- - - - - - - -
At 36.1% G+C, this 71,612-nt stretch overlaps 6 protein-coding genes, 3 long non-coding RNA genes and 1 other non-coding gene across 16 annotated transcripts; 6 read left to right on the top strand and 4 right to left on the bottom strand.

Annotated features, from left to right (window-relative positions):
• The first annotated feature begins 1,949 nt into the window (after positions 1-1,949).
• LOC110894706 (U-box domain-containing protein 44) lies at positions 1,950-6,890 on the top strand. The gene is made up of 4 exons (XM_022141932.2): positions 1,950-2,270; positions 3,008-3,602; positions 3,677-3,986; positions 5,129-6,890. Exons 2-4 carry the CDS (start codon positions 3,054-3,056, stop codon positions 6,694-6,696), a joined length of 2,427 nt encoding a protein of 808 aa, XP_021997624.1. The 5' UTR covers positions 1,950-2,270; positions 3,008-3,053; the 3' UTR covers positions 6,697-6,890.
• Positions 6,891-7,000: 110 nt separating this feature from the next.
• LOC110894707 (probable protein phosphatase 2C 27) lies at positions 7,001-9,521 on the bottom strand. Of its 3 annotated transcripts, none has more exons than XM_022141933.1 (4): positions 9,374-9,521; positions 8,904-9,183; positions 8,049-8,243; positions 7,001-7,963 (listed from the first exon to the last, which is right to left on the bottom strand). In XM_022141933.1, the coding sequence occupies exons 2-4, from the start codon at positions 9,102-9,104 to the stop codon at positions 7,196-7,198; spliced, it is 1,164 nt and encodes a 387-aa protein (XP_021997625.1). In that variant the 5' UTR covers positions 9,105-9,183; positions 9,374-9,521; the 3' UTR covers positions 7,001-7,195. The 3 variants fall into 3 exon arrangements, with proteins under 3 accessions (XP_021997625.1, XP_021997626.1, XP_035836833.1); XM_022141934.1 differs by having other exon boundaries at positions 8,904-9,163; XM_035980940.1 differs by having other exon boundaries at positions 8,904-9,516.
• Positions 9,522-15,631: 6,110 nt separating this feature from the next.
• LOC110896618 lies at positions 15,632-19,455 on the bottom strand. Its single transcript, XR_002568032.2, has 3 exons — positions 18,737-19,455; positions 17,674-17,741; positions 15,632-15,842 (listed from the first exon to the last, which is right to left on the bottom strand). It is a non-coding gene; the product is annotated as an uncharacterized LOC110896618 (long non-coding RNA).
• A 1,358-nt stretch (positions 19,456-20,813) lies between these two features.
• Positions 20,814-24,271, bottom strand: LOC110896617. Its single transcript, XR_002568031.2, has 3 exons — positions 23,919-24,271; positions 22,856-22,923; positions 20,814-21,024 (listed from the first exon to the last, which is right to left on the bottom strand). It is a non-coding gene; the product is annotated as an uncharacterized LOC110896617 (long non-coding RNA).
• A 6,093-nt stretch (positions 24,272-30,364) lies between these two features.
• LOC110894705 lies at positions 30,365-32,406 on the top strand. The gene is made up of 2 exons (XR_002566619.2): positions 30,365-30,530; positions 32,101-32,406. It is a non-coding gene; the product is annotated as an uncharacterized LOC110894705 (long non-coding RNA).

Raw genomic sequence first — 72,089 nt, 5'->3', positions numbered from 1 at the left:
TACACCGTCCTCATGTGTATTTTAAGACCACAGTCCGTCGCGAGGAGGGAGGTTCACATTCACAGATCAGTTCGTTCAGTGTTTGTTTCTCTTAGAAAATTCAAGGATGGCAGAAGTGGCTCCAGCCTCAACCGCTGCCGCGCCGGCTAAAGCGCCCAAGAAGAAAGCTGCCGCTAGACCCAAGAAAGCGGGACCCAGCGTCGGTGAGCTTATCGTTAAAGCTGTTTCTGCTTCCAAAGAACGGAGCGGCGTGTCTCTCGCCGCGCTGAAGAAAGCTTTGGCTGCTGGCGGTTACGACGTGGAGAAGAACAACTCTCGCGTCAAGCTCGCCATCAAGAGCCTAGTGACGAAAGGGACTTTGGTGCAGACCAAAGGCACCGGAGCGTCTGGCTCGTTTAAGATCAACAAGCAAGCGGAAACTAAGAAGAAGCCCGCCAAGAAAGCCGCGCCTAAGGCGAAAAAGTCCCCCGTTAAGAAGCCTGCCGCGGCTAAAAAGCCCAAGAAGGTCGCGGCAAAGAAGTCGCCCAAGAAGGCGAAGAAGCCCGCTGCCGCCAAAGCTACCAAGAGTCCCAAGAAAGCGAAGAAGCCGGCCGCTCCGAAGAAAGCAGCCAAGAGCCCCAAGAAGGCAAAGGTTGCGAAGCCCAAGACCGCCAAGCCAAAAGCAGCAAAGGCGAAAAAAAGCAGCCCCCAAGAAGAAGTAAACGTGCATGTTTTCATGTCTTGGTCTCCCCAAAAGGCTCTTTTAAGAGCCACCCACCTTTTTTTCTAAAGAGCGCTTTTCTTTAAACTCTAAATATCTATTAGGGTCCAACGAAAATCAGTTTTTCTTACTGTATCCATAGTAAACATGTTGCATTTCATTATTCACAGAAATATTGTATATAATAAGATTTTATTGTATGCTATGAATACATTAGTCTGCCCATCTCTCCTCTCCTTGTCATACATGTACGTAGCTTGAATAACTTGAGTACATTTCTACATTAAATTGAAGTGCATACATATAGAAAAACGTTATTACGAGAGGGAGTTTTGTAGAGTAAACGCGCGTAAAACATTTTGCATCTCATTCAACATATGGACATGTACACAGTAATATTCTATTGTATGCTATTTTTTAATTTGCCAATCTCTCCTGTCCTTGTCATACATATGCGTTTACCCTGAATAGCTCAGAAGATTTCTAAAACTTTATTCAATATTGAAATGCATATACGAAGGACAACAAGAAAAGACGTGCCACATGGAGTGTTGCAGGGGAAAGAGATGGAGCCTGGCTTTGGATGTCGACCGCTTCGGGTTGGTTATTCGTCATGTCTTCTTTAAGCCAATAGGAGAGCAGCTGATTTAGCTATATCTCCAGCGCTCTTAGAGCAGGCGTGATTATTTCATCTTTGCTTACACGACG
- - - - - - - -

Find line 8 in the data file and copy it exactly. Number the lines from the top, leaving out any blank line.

• LOC110896618 lies at positions 15,632-19,455 on the bottom strand. Its single transcript, XR_002568032.2, has 3 exons — positions 18,737-19,455; positions 17,674-17,741; positions 15,632-15,842 (listed from the first exon to the last, which is right to left on the bottom strand). It is a non-coding gene; the product is annotated as an uncharacterized LOC110896618 (long non-coding RNA).